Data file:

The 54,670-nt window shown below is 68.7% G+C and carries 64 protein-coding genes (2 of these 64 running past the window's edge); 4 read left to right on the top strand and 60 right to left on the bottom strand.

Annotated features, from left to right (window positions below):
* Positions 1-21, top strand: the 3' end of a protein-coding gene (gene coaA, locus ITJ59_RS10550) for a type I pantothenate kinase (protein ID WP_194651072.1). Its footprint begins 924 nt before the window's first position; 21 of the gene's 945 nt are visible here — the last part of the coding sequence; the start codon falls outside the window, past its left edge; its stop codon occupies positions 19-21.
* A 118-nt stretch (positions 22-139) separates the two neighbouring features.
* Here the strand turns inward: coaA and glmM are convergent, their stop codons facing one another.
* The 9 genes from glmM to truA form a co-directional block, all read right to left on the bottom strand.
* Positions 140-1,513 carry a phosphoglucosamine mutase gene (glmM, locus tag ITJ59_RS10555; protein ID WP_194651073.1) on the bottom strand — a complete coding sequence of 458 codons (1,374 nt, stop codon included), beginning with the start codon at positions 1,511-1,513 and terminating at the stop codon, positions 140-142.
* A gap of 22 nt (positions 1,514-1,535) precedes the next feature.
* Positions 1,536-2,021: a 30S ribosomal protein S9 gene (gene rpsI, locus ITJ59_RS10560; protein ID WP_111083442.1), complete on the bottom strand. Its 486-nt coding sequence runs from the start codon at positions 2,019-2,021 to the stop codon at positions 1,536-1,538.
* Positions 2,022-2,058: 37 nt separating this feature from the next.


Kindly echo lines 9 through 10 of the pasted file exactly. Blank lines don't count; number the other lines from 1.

* Positions 1,536-2,021: a 30S ribosomal protein S9 gene (gene rpsI, locus ITJ59_RS10560; protein ID WP_111083442.1), complete on the bottom strand. Its 486-nt coding sequence runs from the start codon at positions 2,019-2,021 to the stop codon at positions 1,536-1,538.
* Positions 2,022-2,058: 37 nt separating this feature from the next.